The existing house presented rather dismally to the street. I do not now what else needs to be said. I think the photographs capture the essence of this sad looking house.
There are two problems that required solving.
1. Providing two additional onsite carparking.
2. Beautifying this ugly duckling.
Whilst the plan is being formed, a survey can be ordered. Sometimes you may already have one available, from when you purchased or built your house. The survey will provide accurate existing site conditions. This information will illustrate the slope of the block, any services, existing structures and importantly the property boundary locations, to ensure that we comply with any local regulations.
drafting and design
This plan was done by a site measure, before a survey was recevied. The carport is within the allowable front boundary setbacks and therefore requries a ‘variation’. At this stage any variances to the Local authority regulations will be flagged.
finalising the plans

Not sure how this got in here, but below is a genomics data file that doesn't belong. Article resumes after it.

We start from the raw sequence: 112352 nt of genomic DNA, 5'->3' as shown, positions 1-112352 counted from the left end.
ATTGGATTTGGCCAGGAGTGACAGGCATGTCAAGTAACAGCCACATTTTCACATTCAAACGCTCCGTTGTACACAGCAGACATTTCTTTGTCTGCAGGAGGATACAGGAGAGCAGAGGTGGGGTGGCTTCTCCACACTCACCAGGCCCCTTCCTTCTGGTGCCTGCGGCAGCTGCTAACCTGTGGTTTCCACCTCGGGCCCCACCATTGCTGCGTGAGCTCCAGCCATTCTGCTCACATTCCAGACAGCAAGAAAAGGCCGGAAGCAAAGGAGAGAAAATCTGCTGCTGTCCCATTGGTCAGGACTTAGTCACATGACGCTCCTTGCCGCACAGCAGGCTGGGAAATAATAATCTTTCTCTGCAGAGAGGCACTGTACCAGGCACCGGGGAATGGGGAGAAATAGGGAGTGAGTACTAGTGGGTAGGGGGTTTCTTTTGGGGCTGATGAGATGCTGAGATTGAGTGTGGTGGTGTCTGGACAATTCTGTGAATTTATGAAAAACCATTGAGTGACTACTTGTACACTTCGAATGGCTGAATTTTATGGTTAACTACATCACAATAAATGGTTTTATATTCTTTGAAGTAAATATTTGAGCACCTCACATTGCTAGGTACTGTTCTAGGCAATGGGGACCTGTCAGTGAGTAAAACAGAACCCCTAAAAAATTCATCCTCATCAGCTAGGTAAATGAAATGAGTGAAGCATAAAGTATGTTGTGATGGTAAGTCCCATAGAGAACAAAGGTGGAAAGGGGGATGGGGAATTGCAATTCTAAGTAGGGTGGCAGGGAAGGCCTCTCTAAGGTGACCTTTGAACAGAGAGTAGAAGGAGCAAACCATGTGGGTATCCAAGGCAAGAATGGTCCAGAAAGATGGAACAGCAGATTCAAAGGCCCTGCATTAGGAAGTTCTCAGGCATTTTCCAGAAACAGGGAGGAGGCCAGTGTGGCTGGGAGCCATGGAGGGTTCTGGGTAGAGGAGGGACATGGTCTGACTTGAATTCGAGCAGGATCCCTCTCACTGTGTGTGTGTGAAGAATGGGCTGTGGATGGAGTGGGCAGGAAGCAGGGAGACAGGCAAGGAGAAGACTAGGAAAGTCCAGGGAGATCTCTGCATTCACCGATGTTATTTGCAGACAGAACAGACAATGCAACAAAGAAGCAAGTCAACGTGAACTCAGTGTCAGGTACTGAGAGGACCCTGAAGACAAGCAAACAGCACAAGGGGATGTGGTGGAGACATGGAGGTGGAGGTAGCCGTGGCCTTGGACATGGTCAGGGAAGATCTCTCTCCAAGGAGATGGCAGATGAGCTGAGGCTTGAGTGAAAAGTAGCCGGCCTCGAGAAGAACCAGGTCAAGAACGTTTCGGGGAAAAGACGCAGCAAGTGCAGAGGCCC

Once the owner confirmed that they are happy with the structural elements of the design, the plans are sent to the engineer.
The engineer provided a slab design and framing design. The slab design uses the information from a soil test which nominates the different soil types. Understandably different soil types require different footing and slab designs. The soil at this site is clay loam, which expands and contracts substantially relating to the moisture content.
Upon receiving the engineer’s design the plans can be updated and finalised to reflect the engineers specifications.
Once updated the plans are sent to the certifier for approval.
Due to the slope, we opted to provide a drop edge footing. This is where the side of the slab drops lower on one side to met the slope. This is done to reduce the amount of extra fill and additional retaining walls required.
The engineering nominates how the builder is to construct the slab to suit the conditions on site. The engineer will nominate the connection details of how the steel posts attach to the slab, the size of the posts, beams, and other relevant structural componants of the job.
The front gable of the house was just a simple design, which will be reflected in the main house gable, to both the front and rear when the house is painted.
The driveway is plain concrete, broom finished for slip resistance, but with a simple paving strip through the middle of it, to create visual interest to break up the large expanse.
The drop edge footing extend along the rear of the carport, and was utilised in conjunction with a retaining wall to provide a raised garden to reduce the visual impact of the concrete.